With that said, the film's initial sequences leave a lot to be desired. In fact, I kind of hate these early scenes. Everything, from the overly dramatic email readings, to the ominous music chords that play under discussions of surveillance, reek of unnecessarily manipulative filmmaking, and even though I don't disagree with the bias on display, such tactics don't really lend themselves to thoughtful expression. Once Snowden finally show up, however, the movie becomes something truly special, eschewing these artificial stylistic techniques in favor of a startlingly transparent account of the events, ultimately allowing audiences to draw their own conclusions about the abuses of power uncovered, the people who uncovered them, and the abusers themselves. Through intimate fly-on-the-wall sessions with Snowden and snippets of media coverage, we bear witness to the thought process and actions behind the leak and its escalating effects, exposing each step in the chain as it unfolds over the course of a few days. And beyond the captivating political maneuverings and distressing insights into our country's surveillance policies, Poitras manages to paint a subtle yet intriguing portrait of Snowden himself, offering a few fleeting but potent glimpses into the enigmatic man's motivations, paranoia, and shifting emotional states as he prepares to alter his life in irrevocable ways.  

More than just a documentary about invasive surveillance and the need for government transparency, 'Citizenfour' actually ends up transcending politics to provide a rare and intimate examination of the whistle-blowing process itself, offering an intricate look at the cause and effects of the NSA leaks on the world, the media, the government, and the individuals who orchestrated them. A documentary in the truest sense of the word, the film acts as a literal document of this important historical event, ushering in a new high point of non-fiction real time moviemaking that belongs on every film fan's shelf.          

 

'The Walking Dead: The Complete Fifth Season' - When it comes to storytelling, one can never understatement the importance of finishing strong. As long as you leave the audience with a thrilling and jaw-dropping conclusion, viewers can usually forgive some occasional hiccups along the way. Over the years, AMC's 'The Walking Dead' has made quite a habit of this phenomenon, and season five proves to be no different. Though this latest batch of episodes has some definite lulls, the writers manage to end the season with some of the show's strongest material yet, overcoming a few sporadic flaws with an enticing new arc that breathes some much-needed life into this undead drama.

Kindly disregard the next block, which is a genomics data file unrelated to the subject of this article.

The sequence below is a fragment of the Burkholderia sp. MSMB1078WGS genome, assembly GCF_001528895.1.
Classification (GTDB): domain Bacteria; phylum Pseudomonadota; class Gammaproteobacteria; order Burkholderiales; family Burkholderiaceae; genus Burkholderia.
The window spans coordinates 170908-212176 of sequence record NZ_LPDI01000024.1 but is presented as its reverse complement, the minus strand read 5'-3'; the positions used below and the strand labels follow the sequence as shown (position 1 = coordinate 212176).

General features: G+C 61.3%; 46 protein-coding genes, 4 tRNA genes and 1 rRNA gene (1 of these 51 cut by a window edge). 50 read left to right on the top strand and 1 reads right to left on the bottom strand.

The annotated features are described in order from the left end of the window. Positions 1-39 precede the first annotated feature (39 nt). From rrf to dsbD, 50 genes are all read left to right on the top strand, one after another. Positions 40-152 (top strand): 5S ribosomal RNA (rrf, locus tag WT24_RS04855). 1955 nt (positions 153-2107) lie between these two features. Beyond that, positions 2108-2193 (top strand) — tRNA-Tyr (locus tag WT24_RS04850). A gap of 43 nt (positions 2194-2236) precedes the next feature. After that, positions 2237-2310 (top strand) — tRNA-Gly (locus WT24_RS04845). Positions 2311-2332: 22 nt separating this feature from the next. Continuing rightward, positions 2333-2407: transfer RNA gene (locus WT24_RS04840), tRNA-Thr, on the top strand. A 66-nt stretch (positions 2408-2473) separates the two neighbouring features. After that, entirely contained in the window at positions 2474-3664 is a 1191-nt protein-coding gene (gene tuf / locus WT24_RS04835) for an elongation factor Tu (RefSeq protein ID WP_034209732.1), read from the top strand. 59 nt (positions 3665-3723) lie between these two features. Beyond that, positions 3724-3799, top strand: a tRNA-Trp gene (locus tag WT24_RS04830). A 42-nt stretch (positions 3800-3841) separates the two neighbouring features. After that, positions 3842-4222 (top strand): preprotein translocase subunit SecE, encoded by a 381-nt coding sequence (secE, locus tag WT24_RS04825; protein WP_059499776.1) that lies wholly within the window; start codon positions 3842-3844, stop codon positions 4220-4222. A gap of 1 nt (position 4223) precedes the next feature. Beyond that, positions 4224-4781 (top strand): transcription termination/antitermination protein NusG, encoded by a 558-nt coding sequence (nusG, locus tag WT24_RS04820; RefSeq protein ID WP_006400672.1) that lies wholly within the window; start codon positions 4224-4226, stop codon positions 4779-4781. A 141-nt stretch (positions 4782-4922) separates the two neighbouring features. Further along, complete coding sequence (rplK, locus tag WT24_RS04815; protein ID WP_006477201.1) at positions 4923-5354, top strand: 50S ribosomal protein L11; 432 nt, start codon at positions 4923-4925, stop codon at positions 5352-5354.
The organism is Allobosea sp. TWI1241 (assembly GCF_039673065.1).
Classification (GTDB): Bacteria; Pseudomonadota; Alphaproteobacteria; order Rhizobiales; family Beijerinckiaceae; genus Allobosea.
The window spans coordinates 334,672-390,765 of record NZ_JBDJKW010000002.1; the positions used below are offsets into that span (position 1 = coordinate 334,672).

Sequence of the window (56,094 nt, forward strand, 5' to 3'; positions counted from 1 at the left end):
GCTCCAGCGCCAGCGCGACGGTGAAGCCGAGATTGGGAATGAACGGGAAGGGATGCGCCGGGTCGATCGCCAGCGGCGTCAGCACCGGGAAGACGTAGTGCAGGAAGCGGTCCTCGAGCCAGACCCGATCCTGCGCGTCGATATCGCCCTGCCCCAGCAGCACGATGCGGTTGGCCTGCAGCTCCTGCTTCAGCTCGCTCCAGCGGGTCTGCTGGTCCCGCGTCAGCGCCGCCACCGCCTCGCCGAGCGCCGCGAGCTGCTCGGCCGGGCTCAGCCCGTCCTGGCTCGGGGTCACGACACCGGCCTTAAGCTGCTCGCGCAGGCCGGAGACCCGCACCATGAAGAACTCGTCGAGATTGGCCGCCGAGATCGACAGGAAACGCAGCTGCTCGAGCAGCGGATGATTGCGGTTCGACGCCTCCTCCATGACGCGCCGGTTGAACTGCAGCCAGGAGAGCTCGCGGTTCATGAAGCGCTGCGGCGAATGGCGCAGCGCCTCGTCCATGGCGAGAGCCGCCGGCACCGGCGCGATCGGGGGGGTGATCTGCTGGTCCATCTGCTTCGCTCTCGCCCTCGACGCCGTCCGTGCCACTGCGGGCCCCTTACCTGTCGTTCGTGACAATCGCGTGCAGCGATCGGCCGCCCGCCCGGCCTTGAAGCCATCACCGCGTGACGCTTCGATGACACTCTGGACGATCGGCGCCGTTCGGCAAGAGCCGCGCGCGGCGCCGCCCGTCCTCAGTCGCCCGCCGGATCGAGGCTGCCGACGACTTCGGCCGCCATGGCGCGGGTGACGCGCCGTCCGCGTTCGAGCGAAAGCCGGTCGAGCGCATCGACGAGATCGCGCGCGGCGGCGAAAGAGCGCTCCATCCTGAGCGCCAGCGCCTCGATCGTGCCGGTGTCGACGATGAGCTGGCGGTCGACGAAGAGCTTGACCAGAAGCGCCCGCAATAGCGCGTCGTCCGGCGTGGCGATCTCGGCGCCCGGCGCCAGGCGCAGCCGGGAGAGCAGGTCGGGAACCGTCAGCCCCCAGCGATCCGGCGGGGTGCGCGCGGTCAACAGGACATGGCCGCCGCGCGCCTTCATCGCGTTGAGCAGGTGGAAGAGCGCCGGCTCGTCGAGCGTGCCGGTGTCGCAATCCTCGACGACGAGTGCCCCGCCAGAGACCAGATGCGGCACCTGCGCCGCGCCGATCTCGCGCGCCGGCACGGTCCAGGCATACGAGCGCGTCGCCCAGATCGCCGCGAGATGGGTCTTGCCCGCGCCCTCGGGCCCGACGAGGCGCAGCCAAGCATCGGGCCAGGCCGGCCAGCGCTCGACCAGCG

After the nail-biting season four cliffhanger, the show comes back in full force, leading to an action-packed, wholly satisfying conclusion to the Terminus arc. Sadly, once the series moves onto season five's first major new storyline… things get a little wobbly. Though there is some good material peppered throughout, the hospital arc ultimately proves to feel a bit forced and redundant. Likewise, a few wandering episodes that follow, take the characters' meandering a little too literally, making it feel like the show itself is a bit lost and listless. Now, I know these criticisms might make it seem like I'm not a fan of this season, but that's actually not the case. And the reason? Alexandria. Once this arc kicks in during the last six episodes, the show picks up considerably and starts to tackle entirely new territory. Getting to see our traumatized, battle-weary ensemble thrust into a seemingly safe, downright suburban environment is rather shocking, examining the tolls of their time out in the wild with the walkers in an entirely new light. While the constant threat of death is one thing, it turns out that complacency has its own dangers too. Juxtaposed against the "innocent" and oblivious citizens of Alexandria, we get to see just how much these characters have lost and just how much they have changed -- and not necessarily for the best.  

As the season comes to a close, the writers once again leave us with a tantalizing conclusion, resulting in a strong finish that helps to make up for some minor stumbles along the way. Now more popular than ever -- complete with a spin-off -- 'The Walking Dead' has become a genuine franchise. Though such popularity has led to degrading quality in some shows in the past, so far each new season has only continued to expand and develop these characters and their world in fascinating and, of course, absolutely terrifying new ways.  

 

So, there you have it. While there were many titles worth picking up this August, those are our top three must own recommendations. We'll be back next month with three more essential picks, but for now, what do you think of our selection? What are your choices for August's must own titles?

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Tags: High-Def Digest Essential Picks, Essential Picks, Fun Stuff, Steven Cohen (all tags)